The novelist Simon Raven, in his memoir Shadows on the Grass, gives a malicious and very funny account of the ambitious and rather priggish Catholic schoolboy cultivating potentially valuable friends, including the future Lord Prior, and promoting his own, often eccentric, world view. On one occasion, for example, he supposedly spread the rumour that masturbation - a habit widespread among the younger pupils and one which Mogg deplored - caused syphilis.

At Oxford, Rees-Mogg made his mark, but, to his surprise and chagrin, failed to gain the First expected of a Brackenbury Scholar. He got a Second. He was shocked when the classlists were posted. Within minutes he recovered and announced grandly to friends: 'I rather thought the examiners would not like the style of my papers.' According to one who was present as the notice went up, 'It was almost as if the examiners had failed to pass a test set by William.'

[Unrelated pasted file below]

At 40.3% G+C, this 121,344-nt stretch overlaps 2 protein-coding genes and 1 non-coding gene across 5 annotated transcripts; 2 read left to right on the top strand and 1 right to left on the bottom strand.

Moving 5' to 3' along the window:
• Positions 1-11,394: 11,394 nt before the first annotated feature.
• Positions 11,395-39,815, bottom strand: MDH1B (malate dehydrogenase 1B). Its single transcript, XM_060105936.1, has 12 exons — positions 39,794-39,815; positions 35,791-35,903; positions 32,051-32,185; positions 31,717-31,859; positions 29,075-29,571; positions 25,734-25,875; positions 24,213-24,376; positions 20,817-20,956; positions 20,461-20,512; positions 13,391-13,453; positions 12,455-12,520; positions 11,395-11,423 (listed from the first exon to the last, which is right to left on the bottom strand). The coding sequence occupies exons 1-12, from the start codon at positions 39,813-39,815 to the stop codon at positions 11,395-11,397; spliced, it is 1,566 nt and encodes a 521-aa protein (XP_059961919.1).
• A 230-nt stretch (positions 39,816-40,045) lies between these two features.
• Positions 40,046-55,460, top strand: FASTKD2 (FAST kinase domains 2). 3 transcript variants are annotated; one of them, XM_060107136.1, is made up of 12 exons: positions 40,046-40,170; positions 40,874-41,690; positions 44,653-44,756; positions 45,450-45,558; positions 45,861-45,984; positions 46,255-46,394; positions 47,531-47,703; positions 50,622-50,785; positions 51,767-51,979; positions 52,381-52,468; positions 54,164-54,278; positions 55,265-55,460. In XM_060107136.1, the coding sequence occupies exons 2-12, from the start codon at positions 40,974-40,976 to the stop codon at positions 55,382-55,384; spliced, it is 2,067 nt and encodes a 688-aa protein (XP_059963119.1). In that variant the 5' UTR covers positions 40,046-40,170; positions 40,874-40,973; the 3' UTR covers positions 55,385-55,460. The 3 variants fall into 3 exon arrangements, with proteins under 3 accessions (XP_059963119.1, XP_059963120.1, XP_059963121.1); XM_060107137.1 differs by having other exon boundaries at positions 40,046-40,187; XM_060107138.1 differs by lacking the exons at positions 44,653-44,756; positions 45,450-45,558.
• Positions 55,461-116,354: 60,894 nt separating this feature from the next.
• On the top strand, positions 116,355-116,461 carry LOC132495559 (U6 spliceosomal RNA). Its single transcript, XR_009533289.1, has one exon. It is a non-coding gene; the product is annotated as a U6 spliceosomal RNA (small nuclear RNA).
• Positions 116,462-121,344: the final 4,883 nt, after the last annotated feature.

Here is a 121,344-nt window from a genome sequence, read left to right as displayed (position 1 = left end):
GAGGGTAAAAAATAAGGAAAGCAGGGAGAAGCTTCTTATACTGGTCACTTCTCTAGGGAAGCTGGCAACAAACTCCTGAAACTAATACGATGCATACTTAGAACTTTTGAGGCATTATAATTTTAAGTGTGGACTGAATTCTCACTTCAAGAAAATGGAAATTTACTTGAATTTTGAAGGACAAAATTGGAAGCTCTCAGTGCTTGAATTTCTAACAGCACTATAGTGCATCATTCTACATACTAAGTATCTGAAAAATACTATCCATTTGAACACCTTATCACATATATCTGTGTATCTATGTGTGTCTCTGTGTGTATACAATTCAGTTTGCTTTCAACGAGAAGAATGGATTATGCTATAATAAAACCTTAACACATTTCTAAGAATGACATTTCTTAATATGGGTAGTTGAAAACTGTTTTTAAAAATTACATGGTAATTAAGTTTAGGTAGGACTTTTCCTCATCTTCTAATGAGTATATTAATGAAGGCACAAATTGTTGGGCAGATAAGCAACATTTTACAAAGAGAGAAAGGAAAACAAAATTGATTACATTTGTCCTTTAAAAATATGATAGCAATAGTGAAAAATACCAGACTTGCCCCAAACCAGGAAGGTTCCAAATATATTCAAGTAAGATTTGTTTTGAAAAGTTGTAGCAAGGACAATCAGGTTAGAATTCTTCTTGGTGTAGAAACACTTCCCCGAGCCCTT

He became President of the Union on the Conservative ticket, in a period in which the Union was packed with star performers, including Robin Day, Jeremy Thorpe, Tony Benn and the late Edward Boyle. Oxford is accustomed to ambitious undergraduates polishing their images and cultivating the great and the good. But there was some resentment in Balliol of the deliberation with which Rees-Mogg networked. One evening when he swept into Hall in his long, scholar's gown to dine, the other undergraduates burst out - to the tune of 'Lloyd George Knew My Father' - 'Rees-Mogg knows the Master/The Master knows Rees-Mogg'. (A cruel and unverified addendum to the story has the Master of Balliol asking in puzzlement who this Rees-Mogg was.)